Friday, September 7, 2012

Busted!—Alice Eve Cohen Caught Messing with Reader Expectation

One of my favorite descriptions of sound storytelling structure comes from Peter Rubie and Gary Provost’s How to Tell a Story—The Secrets of Writing Captivating Tales:
Once upon a time, something happened to someone, and he decided he would pursue a goal. So he devised a plan of action, and even though there were forces trying to stop him, he moved forward because there was a lot at stake. And just as things seemed as bad as they could get, he learned an important lesson, and when offered the prize he so strenuously sought, he had to decide whether or not to take it, and in making that decision he satisfied a need that had been created by something in the past.  
Such a story works because of the way it plays with reader expectation. When an event dashes the expectations of a character we care about, the reader expects he will ultimately succeed when he pursues his goal to set things right. Since the stakes for failure are high, we flip the pages, wondering what he’ll do in the face of those forces trying to stop him.

When all of these storytelling elements come together in real life—and an author recognizes that—they can combine to create one heck of a memoir. What I Thought I Knew is a case in point.

At age forty-four Alice Eve Cohen started experiencing mysterious symptoms (“something happened”), including a large, hard lump in her abdomen, that made her want to get well (“pursued a goal”). For help she turned to a string of medical professionals ("devised a plan of action"), but none of them agreed on either the diagnosis or the treatment ("forces trying to stop her").

First she was told she was in early menopause after 14 years on hormone replacement therapy, that she had sore breasts from wearing underwire bras, and that she had a bladder disorder.

Months of invasive tests using x-rays, dyes, and internal exams followed. One doctor prescribed a vacation and encouraged her to drink a lot of wine and relax.

When the lump kept growing, a doctor convinced her of a devastating conclusion: it’s a tumor.

An emergency CT scan revealed there was indeed “a lot at stake”: unbelievably, since she was diagnosed early on in life as infertile, Cohen is told she’s six months pregnant.

She’s expected to be happy.

She’s told it’s a boy. No, a girl. Wait—they can’t be sure, there could be significant deformities.

Things seem “as bad as they could get.” Offered the diagnosis “she so strenuously sought,” Cohen must “decide whether or not to take it”—her first thought is abortion, but her case has been so royally bungled that it’s too late to conduct one legally.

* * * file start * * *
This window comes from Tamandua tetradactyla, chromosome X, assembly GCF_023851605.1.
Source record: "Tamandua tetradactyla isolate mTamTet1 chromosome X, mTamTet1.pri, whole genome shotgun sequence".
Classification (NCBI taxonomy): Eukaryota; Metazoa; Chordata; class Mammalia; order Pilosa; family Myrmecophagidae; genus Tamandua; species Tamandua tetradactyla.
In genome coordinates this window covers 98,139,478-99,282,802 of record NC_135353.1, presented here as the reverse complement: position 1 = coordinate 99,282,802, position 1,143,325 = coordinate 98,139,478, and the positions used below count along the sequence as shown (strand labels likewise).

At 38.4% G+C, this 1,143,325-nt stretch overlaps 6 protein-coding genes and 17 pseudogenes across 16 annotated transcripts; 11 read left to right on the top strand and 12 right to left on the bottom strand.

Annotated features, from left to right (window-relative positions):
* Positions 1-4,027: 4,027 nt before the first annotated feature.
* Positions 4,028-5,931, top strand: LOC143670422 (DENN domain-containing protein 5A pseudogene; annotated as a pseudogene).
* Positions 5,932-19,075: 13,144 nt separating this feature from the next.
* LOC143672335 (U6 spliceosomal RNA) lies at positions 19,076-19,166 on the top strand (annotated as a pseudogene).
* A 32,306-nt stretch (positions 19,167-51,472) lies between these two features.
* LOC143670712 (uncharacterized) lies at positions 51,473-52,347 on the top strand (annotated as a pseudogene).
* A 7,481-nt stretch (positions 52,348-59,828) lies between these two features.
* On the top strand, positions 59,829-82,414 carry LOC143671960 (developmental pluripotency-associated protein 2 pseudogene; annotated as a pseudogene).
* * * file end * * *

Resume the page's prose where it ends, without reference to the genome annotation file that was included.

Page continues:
Through a series of lists that help her review the unfolding facts and the new realities to which she must adjust, Cohen’s memoir drives home the basis of riveting storytelling: as shifting expectations rock her world, they tip the reader deeper and deeper into her story.

She honors this connection by reaching beyond complaints about botched diagnoses to explore deeper expectations of parenting and love and what our lives will be like.

As a writer, reading this memoir is bound to leave you understanding more about how to raise reader expectation. As a human being, it will illuminate how to adapt to the quickly changing circumstances of life.

How does your work in progress mess with the protagonist's—and the reader's—expectations?

Kathryn Craft writes women's fiction and memoir, and specializes in developmental editing at, an independent manuscript evaluation service. What she believes: 1. Editing forever changed the way she reads. 2. Well-crafted moments of brilliance help her forgive many other problems in a manuscript. 3. All writers have strengths and weaknesses—but why settle for weaknesses? 4. We can learn as much from what other authors do right as we can from what we do wrong. This is her series, "Busted!—An author caught doing something right."

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  1. Fascinating, as Mr. Spock would say (for those of you who are Trekkies). Now about your questions…

    Messing with my protagonist means keeping her love life just beyond her reach. Messing with my other protagonist means keeping his love life just out of his reach…and the location of his beloved son an ongoing mystery. Messing with my third protagonist—you get the picture. Messing with the reader is exactly the same thing.

    So tell me about Alice and her baby. Was it a boy or girl? Did it survive the Maelstrom of medical blunders? How is she doing now? I suppose you're going to tell me that I have to buy the book. :-)

  2. Thanks for those examples, Linda! And I fear you guessed right—I know a couple of people reading this now who'd shoot me if I gave away how it all works out for the author. :-/

  3. I'm sitting here with my jaw on the floor, even though I shouldn't be surprised that the medical establishment would make such a bungle. Poor woman. And poor child.

  4. This sounds like a fantastic memoir! I can't even imagine the ending. Must read then. Since you won't spill. ;)

  5. Thanks Elle, Dani and Morgan. I ate this memoir right up then thought, why? It's because its storytelling bones were all there. Structure really works to hold up a story.

  6. Isn't it interesting, Kathryn, that so much goes on behind the scenes to create what appears to the reader to be a seemlessly flawless story. If only they knew!

  7. Wow! What a great story if it were fiction, how heart-wrenching to have it be true!


The Blood-Red Pencil is a blog focusing on editing and writing advice. Some of our contributors are editors, some are authors, and some are writing sheep. Yes, sheep.


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